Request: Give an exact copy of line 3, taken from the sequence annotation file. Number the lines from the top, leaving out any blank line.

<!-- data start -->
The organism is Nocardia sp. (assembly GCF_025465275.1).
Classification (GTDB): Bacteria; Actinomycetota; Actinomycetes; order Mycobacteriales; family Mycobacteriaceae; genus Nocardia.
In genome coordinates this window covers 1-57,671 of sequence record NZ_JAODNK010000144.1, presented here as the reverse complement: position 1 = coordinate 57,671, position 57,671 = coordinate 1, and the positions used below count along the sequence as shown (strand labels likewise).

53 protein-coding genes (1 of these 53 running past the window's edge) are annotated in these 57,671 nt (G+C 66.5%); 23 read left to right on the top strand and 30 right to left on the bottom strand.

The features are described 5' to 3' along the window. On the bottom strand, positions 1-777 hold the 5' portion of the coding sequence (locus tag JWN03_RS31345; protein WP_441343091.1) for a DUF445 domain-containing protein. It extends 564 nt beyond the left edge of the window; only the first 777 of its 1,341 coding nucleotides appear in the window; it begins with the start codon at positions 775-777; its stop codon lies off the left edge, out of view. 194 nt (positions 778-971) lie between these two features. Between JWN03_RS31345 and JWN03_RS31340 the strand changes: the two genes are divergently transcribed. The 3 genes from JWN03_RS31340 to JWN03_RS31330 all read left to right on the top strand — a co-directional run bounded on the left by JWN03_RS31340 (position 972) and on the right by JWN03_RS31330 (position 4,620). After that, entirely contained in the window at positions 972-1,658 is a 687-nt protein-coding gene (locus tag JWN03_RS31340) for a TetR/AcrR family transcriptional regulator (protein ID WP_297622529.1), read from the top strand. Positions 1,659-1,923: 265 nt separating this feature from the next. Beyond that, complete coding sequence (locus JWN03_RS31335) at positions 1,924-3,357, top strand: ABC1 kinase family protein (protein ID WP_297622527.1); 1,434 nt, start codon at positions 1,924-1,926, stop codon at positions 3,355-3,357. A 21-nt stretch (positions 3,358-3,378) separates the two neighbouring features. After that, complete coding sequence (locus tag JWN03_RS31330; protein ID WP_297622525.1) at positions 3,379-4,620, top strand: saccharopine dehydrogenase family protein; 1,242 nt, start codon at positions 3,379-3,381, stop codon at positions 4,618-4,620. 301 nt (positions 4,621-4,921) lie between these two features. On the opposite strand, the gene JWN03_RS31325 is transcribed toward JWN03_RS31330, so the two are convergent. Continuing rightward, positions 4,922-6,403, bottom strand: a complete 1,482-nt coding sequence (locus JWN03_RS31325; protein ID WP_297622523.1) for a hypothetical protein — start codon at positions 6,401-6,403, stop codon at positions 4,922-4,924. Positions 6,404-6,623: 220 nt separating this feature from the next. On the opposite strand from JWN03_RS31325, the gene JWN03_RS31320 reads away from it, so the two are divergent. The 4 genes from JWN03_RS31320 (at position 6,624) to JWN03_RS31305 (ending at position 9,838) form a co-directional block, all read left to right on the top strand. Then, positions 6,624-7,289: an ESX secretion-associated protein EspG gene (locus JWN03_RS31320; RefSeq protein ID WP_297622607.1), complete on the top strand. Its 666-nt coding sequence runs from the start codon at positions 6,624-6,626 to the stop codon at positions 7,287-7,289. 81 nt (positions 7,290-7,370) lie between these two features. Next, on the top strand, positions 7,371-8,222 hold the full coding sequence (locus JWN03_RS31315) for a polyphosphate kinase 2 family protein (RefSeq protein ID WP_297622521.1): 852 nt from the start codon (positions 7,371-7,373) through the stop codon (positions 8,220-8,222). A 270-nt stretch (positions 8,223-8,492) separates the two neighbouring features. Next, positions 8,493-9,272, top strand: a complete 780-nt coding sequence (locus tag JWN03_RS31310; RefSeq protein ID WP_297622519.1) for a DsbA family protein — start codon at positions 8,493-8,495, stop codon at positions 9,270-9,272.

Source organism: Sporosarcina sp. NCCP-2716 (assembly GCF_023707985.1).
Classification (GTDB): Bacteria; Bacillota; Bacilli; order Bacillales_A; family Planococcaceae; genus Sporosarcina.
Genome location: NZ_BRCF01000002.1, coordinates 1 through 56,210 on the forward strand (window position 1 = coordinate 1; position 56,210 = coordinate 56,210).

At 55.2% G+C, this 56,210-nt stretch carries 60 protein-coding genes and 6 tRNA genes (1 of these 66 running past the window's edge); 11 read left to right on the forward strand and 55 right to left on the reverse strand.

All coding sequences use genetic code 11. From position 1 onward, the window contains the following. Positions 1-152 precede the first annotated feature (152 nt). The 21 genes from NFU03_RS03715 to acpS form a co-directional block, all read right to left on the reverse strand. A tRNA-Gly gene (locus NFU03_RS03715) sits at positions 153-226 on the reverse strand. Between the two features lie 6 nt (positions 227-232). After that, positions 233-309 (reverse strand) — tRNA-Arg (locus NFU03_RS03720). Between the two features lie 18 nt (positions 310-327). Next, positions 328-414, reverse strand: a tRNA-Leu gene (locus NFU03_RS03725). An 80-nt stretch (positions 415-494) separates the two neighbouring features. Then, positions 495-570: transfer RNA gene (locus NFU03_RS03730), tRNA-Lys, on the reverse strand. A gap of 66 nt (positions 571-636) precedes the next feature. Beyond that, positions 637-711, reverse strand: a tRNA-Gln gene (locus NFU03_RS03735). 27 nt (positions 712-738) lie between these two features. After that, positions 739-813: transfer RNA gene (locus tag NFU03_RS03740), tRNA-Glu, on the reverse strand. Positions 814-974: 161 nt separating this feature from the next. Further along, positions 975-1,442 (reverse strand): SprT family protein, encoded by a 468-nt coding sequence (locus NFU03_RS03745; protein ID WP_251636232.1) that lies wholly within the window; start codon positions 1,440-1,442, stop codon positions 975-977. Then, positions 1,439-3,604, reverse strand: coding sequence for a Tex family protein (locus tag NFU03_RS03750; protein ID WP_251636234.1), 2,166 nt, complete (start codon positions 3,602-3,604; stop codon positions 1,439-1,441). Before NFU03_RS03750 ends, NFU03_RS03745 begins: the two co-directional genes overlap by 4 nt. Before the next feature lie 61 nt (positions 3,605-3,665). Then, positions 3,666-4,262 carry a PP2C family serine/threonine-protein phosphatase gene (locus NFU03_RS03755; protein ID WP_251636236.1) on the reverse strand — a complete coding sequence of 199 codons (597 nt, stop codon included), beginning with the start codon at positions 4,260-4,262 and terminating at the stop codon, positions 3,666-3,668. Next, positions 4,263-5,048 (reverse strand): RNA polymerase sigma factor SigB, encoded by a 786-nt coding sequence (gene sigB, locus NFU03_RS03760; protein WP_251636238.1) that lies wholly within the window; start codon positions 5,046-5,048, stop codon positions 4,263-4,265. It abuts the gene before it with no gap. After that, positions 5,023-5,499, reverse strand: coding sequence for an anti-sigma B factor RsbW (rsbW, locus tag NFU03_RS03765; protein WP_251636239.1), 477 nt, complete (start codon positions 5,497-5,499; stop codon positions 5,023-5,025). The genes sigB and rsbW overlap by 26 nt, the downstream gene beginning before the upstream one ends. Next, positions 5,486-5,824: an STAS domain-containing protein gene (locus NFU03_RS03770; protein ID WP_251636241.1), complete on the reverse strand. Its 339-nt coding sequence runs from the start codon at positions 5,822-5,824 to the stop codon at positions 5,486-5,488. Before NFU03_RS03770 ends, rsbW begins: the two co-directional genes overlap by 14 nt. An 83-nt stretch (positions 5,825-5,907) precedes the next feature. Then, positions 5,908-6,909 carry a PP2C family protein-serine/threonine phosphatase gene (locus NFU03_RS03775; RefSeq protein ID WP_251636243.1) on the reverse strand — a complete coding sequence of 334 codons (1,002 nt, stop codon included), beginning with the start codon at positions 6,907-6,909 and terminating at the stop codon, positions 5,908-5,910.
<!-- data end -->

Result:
In genome coordinates this window covers 1-57,671 of sequence record NZ_JAODNK010000144.1, presented here as the reverse complement: position 1 = coordinate 57,671, position 57,671 = coordinate 1, and the positions used below count along the sequence as shown (strand labels likewise).